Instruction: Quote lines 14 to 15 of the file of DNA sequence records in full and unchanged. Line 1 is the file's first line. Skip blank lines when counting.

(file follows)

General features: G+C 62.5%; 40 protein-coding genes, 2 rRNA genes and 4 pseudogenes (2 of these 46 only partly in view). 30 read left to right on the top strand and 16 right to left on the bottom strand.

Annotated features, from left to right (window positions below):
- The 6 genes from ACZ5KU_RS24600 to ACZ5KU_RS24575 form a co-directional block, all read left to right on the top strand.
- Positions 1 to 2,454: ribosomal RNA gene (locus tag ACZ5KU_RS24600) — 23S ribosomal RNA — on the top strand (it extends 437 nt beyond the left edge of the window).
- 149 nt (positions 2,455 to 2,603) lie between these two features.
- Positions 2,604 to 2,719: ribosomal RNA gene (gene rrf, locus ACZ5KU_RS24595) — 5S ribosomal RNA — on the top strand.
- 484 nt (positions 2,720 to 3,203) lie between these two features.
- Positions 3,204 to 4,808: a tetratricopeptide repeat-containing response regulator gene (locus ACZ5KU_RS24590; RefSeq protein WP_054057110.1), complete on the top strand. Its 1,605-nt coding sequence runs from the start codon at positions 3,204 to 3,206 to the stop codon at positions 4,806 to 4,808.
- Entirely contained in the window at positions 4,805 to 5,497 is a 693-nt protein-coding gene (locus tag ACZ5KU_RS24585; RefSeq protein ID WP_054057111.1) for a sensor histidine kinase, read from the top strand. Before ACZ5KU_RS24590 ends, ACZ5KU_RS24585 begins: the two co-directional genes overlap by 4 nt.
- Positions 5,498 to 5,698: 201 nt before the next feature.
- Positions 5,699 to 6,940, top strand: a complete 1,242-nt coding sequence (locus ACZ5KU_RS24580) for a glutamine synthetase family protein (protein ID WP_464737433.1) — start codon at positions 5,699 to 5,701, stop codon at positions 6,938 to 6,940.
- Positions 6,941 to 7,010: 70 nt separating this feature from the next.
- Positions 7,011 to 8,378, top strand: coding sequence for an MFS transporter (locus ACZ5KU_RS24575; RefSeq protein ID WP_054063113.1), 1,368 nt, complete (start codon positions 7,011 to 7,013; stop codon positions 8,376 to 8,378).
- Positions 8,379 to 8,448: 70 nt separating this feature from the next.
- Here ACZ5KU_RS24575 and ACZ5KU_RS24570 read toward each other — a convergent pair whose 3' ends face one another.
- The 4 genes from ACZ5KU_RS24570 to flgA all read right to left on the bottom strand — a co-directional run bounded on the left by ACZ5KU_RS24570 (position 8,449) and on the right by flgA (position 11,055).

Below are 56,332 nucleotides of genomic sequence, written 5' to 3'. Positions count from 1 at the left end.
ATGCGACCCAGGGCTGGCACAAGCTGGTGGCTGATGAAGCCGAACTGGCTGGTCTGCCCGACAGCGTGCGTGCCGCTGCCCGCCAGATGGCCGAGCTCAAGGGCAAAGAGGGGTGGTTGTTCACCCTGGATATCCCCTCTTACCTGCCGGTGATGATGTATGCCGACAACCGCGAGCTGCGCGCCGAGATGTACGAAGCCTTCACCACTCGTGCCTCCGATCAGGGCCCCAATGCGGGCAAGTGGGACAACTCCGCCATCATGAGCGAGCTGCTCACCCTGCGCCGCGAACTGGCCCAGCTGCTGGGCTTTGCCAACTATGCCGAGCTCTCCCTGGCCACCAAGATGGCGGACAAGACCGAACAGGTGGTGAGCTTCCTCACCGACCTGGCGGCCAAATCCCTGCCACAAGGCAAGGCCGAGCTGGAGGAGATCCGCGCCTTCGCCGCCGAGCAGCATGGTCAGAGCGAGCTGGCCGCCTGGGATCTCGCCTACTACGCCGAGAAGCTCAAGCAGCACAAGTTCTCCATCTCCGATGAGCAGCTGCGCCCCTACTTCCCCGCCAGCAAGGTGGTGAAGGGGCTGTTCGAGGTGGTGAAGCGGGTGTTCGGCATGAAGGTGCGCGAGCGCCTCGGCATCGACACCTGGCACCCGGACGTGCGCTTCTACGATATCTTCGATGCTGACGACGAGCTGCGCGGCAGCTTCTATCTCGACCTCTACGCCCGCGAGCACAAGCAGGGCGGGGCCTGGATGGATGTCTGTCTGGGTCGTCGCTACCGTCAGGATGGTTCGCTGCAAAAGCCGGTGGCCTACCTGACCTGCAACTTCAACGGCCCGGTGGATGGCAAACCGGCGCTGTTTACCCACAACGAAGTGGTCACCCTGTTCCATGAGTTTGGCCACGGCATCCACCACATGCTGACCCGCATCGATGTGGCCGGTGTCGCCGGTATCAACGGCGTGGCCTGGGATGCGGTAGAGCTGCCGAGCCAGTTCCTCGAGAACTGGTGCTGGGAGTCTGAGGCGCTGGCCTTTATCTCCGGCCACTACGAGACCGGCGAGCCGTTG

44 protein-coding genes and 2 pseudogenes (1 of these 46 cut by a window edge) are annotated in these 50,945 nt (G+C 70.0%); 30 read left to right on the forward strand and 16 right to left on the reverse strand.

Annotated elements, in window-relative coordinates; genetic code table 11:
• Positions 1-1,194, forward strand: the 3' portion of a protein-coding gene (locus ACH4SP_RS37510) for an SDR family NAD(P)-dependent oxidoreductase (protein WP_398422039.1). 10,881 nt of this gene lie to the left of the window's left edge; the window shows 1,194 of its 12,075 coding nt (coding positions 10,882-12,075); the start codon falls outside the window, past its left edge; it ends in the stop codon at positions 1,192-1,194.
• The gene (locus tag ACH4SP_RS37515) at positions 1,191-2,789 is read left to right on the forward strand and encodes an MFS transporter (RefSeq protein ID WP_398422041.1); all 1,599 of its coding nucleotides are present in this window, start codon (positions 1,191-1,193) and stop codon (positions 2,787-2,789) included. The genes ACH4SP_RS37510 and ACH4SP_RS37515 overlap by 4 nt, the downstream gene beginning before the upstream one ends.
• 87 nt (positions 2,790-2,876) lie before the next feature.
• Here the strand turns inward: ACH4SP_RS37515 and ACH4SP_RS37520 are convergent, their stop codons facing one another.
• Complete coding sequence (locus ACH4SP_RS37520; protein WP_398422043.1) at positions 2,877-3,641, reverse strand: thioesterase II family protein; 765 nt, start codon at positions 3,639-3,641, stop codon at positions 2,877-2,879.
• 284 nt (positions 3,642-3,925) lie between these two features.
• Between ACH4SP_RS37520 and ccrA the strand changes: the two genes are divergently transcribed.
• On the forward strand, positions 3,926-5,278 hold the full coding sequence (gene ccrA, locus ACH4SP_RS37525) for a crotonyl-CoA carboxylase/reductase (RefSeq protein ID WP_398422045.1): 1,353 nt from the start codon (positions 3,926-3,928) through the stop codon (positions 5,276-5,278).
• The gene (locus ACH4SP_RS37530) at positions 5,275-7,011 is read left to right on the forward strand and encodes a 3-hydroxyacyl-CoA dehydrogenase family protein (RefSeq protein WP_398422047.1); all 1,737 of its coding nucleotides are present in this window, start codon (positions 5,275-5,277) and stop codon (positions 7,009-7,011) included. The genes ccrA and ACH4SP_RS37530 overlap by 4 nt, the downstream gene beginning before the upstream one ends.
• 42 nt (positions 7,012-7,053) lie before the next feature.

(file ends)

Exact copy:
- Positions 8,379 to 8,448: 70 nt separating this feature from the next.
- Here ACZ5KU_RS24575 and ACZ5KU_RS24570 read toward each other — a convergent pair whose 3' ends face one another.